Elizabeth in the New World by Maggie Mooha
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NO GREATER LOVE
Darcy’s sudden, passionate kiss sweeps Elizabeth into a bliss she has never known...but their love is short-lived. On a field of honor, Wickham, once again, engages in an irresponsible act, which leaves Darcy mortally wounded and Elizabeth broken. Refusing to leave Darcy’s side, the last vestiges of her reputation are shattered, and when Elizabeth sees Darcy in his coffin, she is ruined in more ways than one. Devastated and without hope, reluctantly she agrees to accompany friends to Grenada, a Caribbean island on the brink of revolution.
Things are not what they seem. Darcy hasn’t died, but Elizabeth is gone and he fears it is too late to recapture what he has lost. As he struggles to recuperate, he must put aside his pride and his heritage in order to find the only woman he will ever love. Never before has Darcy sacrificed so much for a passion he fought against so vehemently. And never before has Elizabeth’s strength of character been stronger - it is the only thing standing between her and an end that doesn’t include Darcy.
“Papa, are you in there? I would like to speak to you before you go,” Elizabeth called through the study door.
Mr. Bennet was already at the door, opening it. Elizabeth entered and began to speak but stopped short when she saw Darcy. For a moment, she was speechless.
Mr. Bennet looked from one to the other. It was Darcy who spoke first.
He cleared his throat. “Good morning, Miss Bennet. I am sorry that we are not meeting under happier circumstances. I will take my leave, so that you may speak to your father alone.” He made his way toward her to the door.
As if awakened from a dream, she suddenly cried, “No,” before he reached the door. He stopped, a surprised look on his face. They both looked at Mr. Bennet.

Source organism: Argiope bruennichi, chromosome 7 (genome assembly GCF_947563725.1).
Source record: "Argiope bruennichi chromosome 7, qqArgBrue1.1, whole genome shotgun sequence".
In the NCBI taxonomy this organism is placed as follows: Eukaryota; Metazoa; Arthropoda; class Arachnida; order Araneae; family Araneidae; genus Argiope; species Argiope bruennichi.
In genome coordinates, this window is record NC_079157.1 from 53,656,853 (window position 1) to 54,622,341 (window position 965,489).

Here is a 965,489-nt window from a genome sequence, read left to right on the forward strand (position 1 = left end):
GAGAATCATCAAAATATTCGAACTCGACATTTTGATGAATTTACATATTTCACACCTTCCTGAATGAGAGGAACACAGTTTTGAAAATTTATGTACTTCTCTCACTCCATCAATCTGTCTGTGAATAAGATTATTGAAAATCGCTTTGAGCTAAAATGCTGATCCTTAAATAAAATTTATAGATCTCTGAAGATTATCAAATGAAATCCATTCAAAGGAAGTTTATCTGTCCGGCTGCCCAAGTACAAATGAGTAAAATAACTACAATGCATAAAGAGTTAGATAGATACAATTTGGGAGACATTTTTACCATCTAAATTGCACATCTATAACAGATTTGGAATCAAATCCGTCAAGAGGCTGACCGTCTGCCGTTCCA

“Lizzy,” Mr. Bennet offered. “I think perhaps you might want to have a word with Mr. Darcy. I will go and have my breakfast.” He tried to sound lighthearted, but Elizabeth knew he was hiding his dread from her.
As soon as they were alone, Elizabeth went to the window. She could not look in Darcy’s face. She was afraid her countenance would reveal all the tumult of emotions she was feeling.
“Mr. Darcy, why are you here?” she asked finally.
“Your father asked me to be his second in his duel with Mr. Wickham. He felt that I, being a gentleman, would possess the necessary knowledge and…” he groped for the word, “authority, to see that all proceeded fairly with adherence to the rules.”
“Rules?” she cried and turned upon him. “Rules. Mr. Darcy, what good can come of this? Can you not do something to stop it? My father—” Her voice broke and she turned away from him once more, burying her face in her handkerchief. “My father is an elderly man, a country gentleman. What does he know of dueling?” The tears welled in her eyes, and then broke free and ran down her cheeks. She wished he would rush to her and throw his arms around her and hold her to his breast. Instead, he stood apart and spoke calmly.
“I do think that some accord can be reached without resorting to violence,” he said.
Most of my career, I’ve been a music teacher. I’ve found music such a help when crafting a story. I actually see the structure of a book as if it was a musical composition. As for the nuts and bolts of my life, I grew up in the Chicago area and was a teacher there for quite a few years. I had a chance to teach at an international school in Dar Es Salaam in Tanzania, and I spent two years there. After adopting my son, we spent four years at an international school in the Philippines. During that time, I began writing. Now I live in the western U.S.
Most of my work has been screenplays. Over the years, I’ve won or placed well in competitions. I’m telling you this so you don’t think I sat down one day and wrote a novel out of the blue. I’ve spent many years working and learning.
A long time ago someone called me “an insatiable romantic.” I hope that's still true.
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